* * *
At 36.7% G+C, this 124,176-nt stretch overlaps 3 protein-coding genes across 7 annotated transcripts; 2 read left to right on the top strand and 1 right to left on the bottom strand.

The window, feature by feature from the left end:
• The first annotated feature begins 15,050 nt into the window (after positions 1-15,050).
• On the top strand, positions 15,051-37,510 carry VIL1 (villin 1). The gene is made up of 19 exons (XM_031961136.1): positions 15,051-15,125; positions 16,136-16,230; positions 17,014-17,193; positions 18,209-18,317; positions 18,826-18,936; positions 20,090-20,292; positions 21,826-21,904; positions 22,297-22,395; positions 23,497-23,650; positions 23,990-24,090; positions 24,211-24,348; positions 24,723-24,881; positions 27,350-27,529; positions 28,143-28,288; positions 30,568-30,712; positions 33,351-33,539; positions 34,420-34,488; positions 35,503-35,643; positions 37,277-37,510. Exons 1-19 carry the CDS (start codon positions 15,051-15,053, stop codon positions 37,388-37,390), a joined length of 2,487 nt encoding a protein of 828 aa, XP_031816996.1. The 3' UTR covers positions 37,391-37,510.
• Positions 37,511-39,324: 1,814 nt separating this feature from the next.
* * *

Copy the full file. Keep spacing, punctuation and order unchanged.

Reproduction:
At 36.7% G+C, this 124,176-nt stretch overlaps 3 protein-coding genes across 7 annotated transcripts; 2 read left to right on the top strand and 1 right to left on the bottom strand.

The window, feature by feature from the left end:
• The first annotated feature begins 15,050 nt into the window (after positions 1-15,050).
• On the top strand, positions 15,051-37,510 carry VIL1 (villin 1). The gene is made up of 19 exons (XM_031961136.1): positions 15,051-15,125; positions 16,136-16,230; positions 17,014-17,193; positions 18,209-18,317; positions 18,826-18,936; positions 20,090-20,292; positions 21,826-21,904; positions 22,297-22,395; positions 23,497-23,650; positions 23,990-24,090; positions 24,211-24,348; positions 24,723-24,881; positions 27,350-27,529; positions 28,143-28,288; positions 30,568-30,712; positions 33,351-33,539; positions 34,420-34,488; positions 35,503-35,643; positions 37,277-37,510. Exons 1-19 carry the CDS (start codon positions 15,051-15,053, stop codon positions 37,388-37,390), a joined length of 2,487 nt encoding a protein of 828 aa, XP_031816996.1. The 3' UTR covers positions 37,391-37,510.
• Positions 37,511-39,324: 1,814 nt separating this feature from the next.